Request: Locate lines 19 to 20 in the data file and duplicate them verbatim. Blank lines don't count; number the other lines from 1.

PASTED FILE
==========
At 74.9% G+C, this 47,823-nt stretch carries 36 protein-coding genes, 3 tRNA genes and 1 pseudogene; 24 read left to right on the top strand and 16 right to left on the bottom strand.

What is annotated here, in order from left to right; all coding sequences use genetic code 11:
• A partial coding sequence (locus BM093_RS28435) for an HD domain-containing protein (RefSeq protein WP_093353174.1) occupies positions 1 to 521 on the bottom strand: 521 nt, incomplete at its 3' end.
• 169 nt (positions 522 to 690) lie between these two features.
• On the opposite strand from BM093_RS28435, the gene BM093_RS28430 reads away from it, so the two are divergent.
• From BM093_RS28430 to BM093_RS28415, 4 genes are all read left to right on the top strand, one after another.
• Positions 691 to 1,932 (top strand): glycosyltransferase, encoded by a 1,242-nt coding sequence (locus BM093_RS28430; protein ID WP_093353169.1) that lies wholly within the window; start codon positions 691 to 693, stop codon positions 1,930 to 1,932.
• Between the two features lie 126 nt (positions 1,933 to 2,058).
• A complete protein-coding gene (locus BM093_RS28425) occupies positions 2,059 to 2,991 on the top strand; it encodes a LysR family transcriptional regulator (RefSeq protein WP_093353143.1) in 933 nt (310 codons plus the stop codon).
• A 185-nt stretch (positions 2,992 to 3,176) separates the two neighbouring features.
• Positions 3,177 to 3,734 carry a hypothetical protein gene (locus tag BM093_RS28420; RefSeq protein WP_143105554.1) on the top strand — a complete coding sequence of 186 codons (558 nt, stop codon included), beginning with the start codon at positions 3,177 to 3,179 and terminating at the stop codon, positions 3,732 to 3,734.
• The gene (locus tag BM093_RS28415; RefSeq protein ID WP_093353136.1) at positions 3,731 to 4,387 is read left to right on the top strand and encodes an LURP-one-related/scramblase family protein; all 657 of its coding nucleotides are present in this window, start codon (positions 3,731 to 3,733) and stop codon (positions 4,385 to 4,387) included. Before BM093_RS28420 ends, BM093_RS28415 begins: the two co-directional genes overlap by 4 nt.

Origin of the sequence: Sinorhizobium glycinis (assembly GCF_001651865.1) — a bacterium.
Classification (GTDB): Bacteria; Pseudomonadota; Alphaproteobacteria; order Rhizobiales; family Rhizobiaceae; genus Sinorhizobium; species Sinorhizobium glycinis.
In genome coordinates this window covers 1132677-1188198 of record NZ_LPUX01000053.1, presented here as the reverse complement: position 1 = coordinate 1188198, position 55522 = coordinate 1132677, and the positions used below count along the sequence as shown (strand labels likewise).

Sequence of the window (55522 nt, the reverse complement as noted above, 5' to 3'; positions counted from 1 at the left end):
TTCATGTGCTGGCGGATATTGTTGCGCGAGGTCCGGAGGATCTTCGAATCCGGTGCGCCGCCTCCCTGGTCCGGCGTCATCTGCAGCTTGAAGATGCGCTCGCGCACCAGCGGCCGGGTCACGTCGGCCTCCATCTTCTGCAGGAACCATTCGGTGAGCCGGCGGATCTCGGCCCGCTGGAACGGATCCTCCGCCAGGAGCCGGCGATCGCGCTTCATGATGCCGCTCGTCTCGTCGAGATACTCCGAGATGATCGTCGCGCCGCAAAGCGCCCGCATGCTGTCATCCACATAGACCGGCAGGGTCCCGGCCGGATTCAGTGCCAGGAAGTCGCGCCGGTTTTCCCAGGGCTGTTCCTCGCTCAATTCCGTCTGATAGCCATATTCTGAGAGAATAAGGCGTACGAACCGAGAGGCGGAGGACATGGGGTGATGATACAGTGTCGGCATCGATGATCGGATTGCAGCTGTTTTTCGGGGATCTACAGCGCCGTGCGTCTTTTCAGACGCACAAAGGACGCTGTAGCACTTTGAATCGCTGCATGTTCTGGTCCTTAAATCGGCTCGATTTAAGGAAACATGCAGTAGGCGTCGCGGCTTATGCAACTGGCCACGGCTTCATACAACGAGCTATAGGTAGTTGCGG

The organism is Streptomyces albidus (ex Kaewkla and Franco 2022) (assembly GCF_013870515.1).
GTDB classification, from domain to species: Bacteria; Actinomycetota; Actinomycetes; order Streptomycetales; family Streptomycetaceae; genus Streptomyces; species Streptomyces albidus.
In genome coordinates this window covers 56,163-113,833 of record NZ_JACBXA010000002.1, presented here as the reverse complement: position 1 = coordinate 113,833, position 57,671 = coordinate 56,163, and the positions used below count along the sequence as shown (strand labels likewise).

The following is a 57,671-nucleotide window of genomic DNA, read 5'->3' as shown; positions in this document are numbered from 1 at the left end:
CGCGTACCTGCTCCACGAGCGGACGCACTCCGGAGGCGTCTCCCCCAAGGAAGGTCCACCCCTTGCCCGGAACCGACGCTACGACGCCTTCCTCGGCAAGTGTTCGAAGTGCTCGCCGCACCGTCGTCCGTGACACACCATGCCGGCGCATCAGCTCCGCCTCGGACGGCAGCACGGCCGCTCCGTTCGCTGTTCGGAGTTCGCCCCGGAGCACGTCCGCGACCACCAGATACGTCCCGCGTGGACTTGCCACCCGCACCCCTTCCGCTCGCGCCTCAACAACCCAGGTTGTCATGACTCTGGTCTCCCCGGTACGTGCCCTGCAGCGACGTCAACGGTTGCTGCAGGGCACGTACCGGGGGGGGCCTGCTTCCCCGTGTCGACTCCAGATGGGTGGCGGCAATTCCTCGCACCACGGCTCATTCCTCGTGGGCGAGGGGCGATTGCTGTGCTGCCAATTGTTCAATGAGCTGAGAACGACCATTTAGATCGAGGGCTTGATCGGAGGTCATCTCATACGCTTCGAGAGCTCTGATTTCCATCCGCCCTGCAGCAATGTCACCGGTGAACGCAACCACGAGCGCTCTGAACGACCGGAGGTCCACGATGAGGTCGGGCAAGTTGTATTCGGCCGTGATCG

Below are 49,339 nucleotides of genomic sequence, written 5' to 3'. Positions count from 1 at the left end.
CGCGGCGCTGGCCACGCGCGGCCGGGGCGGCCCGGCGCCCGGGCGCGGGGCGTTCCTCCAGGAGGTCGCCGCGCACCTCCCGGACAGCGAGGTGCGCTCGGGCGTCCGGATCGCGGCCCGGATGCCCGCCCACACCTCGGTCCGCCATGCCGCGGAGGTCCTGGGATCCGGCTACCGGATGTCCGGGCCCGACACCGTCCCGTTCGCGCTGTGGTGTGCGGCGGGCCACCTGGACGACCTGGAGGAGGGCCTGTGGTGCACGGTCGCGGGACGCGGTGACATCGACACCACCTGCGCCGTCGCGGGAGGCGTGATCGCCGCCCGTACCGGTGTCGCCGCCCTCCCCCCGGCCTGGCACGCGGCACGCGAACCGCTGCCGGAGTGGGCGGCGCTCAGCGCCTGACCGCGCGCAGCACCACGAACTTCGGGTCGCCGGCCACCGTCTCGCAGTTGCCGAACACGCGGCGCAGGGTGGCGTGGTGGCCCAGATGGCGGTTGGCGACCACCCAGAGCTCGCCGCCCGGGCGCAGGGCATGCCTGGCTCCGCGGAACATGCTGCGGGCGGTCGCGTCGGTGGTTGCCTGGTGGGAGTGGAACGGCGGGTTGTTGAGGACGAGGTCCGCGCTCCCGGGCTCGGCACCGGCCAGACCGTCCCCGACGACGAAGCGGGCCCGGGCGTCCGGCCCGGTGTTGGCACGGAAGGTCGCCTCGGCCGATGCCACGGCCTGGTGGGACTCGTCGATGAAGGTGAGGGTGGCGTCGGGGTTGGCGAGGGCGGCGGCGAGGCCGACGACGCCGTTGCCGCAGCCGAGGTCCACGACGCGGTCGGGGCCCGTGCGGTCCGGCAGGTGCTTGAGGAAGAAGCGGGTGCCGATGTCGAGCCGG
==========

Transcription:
GTDB classification, from domain to species: Bacteria; Actinomycetota; Actinomycetes; order Streptomycetales; family Streptomycetaceae; genus Streptomyces; species Streptomyces albidus.
In genome coordinates this window covers 56,163-113,833 of record NZ_JACBXA010000002.1, presented here as the reverse complement: position 1 = coordinate 113,833, position 57,671 = coordinate 56,163, and the positions used below count along the sequence as shown (strand labels likewise).